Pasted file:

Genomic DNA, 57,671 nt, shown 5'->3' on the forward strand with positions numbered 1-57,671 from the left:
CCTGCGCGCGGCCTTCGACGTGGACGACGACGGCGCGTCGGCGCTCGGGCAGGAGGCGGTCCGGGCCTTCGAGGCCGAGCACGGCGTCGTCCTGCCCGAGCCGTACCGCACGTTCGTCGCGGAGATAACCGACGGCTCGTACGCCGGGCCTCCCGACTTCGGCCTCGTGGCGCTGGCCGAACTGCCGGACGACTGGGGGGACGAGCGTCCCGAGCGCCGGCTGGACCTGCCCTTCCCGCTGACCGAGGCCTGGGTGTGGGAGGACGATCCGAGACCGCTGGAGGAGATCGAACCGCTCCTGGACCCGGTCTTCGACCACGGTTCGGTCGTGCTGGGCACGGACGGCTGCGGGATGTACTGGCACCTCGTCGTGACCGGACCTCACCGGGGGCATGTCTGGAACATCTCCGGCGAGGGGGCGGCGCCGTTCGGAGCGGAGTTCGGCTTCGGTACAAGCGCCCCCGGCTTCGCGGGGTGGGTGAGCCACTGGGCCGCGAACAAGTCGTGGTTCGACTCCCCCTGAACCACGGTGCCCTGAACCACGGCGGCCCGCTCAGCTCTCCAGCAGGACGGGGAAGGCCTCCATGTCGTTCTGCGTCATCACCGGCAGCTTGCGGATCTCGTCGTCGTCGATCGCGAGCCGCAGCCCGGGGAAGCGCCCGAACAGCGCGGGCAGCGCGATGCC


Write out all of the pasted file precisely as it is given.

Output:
Genomic DNA, 57,671 nt, shown 5'->3' on the forward strand with positions numbered 1-57,671 from the left:
CCTGCGCGCGGCCTTCGACGTGGACGACGACGGCGCGTCGGCGCTCGGGCAGGAGGCGGTCCGGGCCTTCGAGGCCGAGCACGGCGTCGTCCTGCCCGAGCCGTACCGCACGTTCGTCGCGGAGATAACCGACGGCTCGTACGCCGGGCCTCCCGACTTCGGCCTCGTGGCGCTGGCCGAACTGCCGGACGACTGGGGGGACGAGCGTCCCGAGCGCCGGCTGGACCTGCCCTTCCCGCTGACCGAGGCCTGGGTGTGGGAGGACGATCCGAGACCGCTGGAGGAGATCGAACCGCTCCTGGACCCGGTCTTCGACCACGGTTCGGTCGTGCTGGGCACGGACGGCTGCGGGATGTACTGGCACCTCGTCGTGACCGGACCTCACCGGGGGCATGTCTGGAACATCTCCGGCGAGGGGGCGGCGCCGTTCGGAGCGGAGTTCGGCTTCGGTACAAGCGCCCCCGGCTTCGCGGGGTGGGTGAGCCACTGGGCCGCGAACAAGTCGTGGTTCGACTCCCCCTGAACCACGGTGCCCTGAACCACGGCGGCCCGCTCAGCTCTCCAGCAGGACGGGGAAGGCCTCCATGTCGTTCTGCGTCATCACCGGCAGCTTGCGGATCTCGTCGTCGTCGATCGCGAGCCGCAGCCCGGGGAAGCGCCCGAACAGCGCGGGCAGCGCGATGCC